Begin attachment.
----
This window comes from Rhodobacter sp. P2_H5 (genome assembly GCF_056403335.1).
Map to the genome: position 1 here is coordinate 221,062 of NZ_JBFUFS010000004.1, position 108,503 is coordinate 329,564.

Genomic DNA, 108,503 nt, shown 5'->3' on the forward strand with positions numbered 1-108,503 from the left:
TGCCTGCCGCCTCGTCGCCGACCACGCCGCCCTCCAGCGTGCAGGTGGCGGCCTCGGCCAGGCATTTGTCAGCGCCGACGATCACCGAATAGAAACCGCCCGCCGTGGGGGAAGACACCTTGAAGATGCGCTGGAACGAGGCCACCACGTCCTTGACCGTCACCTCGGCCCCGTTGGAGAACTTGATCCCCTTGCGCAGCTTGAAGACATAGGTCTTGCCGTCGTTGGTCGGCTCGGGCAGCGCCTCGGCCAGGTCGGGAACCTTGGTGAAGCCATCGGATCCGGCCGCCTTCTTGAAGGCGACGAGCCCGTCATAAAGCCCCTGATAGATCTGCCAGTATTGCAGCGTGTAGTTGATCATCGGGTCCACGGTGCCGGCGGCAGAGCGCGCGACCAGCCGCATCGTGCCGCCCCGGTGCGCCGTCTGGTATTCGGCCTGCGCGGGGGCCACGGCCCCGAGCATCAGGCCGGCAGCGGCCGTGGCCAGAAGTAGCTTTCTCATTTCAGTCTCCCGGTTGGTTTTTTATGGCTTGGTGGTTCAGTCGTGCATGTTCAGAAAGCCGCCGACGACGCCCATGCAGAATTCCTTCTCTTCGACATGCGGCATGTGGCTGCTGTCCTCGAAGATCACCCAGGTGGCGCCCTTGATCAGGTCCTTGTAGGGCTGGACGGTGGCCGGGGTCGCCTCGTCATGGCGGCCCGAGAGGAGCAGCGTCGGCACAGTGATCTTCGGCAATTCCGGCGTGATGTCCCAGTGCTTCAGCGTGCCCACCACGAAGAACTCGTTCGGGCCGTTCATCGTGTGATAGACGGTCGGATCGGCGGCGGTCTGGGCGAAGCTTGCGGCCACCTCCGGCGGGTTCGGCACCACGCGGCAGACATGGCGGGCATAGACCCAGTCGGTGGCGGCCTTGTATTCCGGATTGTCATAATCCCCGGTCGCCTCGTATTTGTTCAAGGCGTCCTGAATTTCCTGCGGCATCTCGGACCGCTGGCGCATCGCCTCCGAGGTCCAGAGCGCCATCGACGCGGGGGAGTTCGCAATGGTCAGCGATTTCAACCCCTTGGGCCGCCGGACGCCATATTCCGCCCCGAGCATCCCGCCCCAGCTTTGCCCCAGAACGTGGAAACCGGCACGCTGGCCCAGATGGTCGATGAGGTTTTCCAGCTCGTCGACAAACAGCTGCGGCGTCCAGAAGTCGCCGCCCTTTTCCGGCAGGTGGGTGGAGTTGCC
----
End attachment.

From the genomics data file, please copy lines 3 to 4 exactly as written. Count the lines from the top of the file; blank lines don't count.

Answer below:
Genomic DNA, 108,503 nt, shown 5'->3' on the forward strand with positions numbered 1-108,503 from the left:
TGCCTGCCGCCTCGTCGCCGACCACGCCGCCCTCCAGCGTGCAGGTGGCGGCCTCGGCCAGGCATTTGTCAGCGCCGACGATCACCGAATAGAAACCGCCCGCCGTGGGGGAAGACACCTTGAAGATGCGCTGGAACGAGGCCACCACGTCCTTGACCGTCACCTCGGCCCCGTTGGAGAACTTGATCCCCTTGCGCAGCTTGAAGACATAGGTCTTGCCGTCGTTGGTCGGCTCGGGCAGCGCCTCGGCCAGGTCGGGAACCTTGGTGAAGCCATCGGATCCGGCCGCCTTCTTGAAGGCGACGAGCCCGTCATAAAGCCCCTGATAGATCTGCCAGTATTGCAGCGTGTAGTTGATCATCGGGTCCACGGTGCCGGCGGCAGAGCGCGCGACCAGCCGCATCGTGCCGCCCCGGTGCGCCGTCTGGTATTCGGCCTGCGCGGGGGCCACGGCCCCGAGCATCAGGCCGGCAGCGGCCGTGGCCAGAAGTAGCTTTCTCATTTCAGTCTCCCGGTTGGTTTTTTATGGCTTGGTGGTTCAGTCGTGCATGTTCAGAAAGCCGCCGACGACGCCCATGCAGAATTCCTTCTCTTCGACATGCGGCATGTGGCTGCTGTCCTCGAAGATCACCCAGGTGGCGCCCTTGATCAGGTCCTTGTAGGGCTGGACGGTGGCCGGGGTCGCCTCGTCATGGCGGCCCGAGAGGAGCAGCGTCGGCACAGTGATCTTCGGCAATTCCGGCGTGATGTCCCAGTGCTTCAGCGTGCCCACCACGAAGAACTCGTTCGGGCCGTTCATCGTGTGATAGACGGTCGGATCGGCGGCGGTCTGGGCGAAGCTTGCGGCCACCTCCGGCGGGTTCGGCACCACGCGGCAGACATGGCGGGCATAGACCCAGTCGGTGGCGGCCTTGTATTCCGGATTGTCATAATCCCCGGTCGCCTCGTATTTGTTCAAGGCGTCCTGAATTTCCTGCGGCATCTCGGACCGCTGGCGCATCGCCTCCGAGGTCCAGAGCGCCATCGACGCGGGGGAGTTCGCAATGGTCAGCGATTTCAACCCCTTGGGCCGCCGGACGCCATATTCCGCCCCGAGCATCCCGCCCCAGCTTTGCCCCAGAACGTGGAAACCGGCACGCTGGCCCAGATGGTCGATGAGGTTTTCCAGCTCGTCGACAAACAGCTGCGGCGTCCAGAAGTCGCCGCCCTTTTCCGGCAGGTGGGTGGAGTTGCC